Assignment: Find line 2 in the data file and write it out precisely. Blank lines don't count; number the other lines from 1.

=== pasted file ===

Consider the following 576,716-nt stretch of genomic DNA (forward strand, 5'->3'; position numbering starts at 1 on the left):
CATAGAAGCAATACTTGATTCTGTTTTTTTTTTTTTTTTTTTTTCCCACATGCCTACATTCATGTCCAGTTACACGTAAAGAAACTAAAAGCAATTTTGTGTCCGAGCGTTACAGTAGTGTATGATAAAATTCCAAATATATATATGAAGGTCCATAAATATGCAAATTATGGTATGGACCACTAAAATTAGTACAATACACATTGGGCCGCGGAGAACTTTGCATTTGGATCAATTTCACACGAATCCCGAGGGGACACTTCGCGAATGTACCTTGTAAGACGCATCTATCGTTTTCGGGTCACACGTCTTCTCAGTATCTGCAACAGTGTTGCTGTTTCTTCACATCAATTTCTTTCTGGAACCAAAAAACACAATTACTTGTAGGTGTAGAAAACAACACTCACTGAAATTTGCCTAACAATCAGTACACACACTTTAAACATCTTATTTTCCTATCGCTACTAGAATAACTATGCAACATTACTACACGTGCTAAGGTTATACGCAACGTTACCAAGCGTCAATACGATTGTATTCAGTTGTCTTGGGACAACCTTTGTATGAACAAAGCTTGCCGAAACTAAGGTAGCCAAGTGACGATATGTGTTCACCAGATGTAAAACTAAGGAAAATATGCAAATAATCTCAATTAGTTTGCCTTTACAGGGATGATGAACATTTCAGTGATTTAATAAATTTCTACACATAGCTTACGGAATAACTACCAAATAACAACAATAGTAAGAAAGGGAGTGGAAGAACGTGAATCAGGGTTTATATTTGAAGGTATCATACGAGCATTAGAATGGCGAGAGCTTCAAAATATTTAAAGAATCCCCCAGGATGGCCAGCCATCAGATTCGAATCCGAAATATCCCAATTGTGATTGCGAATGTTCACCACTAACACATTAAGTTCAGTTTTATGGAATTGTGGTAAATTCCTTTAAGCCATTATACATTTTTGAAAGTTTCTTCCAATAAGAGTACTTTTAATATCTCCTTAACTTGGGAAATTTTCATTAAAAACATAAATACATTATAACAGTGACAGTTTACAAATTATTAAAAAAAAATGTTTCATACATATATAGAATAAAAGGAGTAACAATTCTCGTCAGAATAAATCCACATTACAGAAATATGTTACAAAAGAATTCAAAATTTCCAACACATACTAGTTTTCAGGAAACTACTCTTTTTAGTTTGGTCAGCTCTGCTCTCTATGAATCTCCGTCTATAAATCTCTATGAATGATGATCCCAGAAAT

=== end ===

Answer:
CATAGAAGCAATACTTGATTCTGTTTTTTTTTTTTTTTTTTTTTCCCACATGCCTACATTCATGTCCAGTTACACGTAAAGAAACTAAAAGCAATTTTGTGTCCGAGCGTTACAGTAGTGTATGATAAAATTCCAAATATATATATGAAGGTCCATAAATATGCAAATTATGGTATGGACCACTAAAATTAGTACAATACACATTGGGCCGCGGAGAACTTTGCATTTGGATCAATTTCACACGAATCCCGAGGGGACACTTCGCGAATGTACCTTGTAAGACGCATCTATCGTTTTCGGGTCACACGTCTTCTCAGTATCTGCAACAGTGTTGCTGTTTCTTCACATCAATTTCTTTCTGGAACCAAAAAACACAATTACTTGTAGGTGTAGAAAACAACACTCACTGAAATTTGCCTAACAATCAGTACACACACTTTAAACATCTTATTTTCCTATCGCTACTAGAATAACTATGCAACATTACTACACGTGCTAAGGTTATACGCAACGTTACCAAGCGTCAATACGATTGTATTCAGTTGTCTTGGGACAACCTTTGTATGAACAAAGCTTGCCGAAACTAAGGTAGCCAAGTGACGATATGTGTTCACCAGATGTAAAACTAAGGAAAATATGCAAATAATCTCAATTAGTTTGCCTTTACAGGGATGATGAACATTTCAGTGATTTAATAAATTTCTACACATAGCTTACGGAATAACTACCAAATAACAACAATAGTAAGAAAGGGAGTGGAAGAACGTGAATCAGGGTTTATATTTGAAGGTATCATACGAGCATTAGAATGGCGAGAGCTTCAAAATATTTAAAGAATCCCCCAGGATGGCCAGCCATCAGATTCGAATCCGAAATATCCCAATTGTGATTGCGAATGTTCACCACTAACACATTAAGTTCAGTTTTATGGAATTGTGGTAAATTCCTTTAAGCCATTATACATTTTTGAAAGTTTCTTCCAATAAGAGTACTTTTAATATCTCCTTAACTTGGGAAATTTTCATTAAAAACATAAATACATTATAACAGTGACAGTTTACAAATTATTAAAAAAAAATGTTTCATACATATATAGAATAAAAGGAGTAACAATTCTCGTCAGAATAAATCCACATTACAGAAATATGTTACAAAAGAATTCAAAATTTCCAACACATACTAGTTTTCAGGAAACTACTCTTTTTAGTTTGGTCAGCTCTGCTCTCTATGAATCTCCGTCTATAAATCTCTATGAATGATGATCCCAGAAAT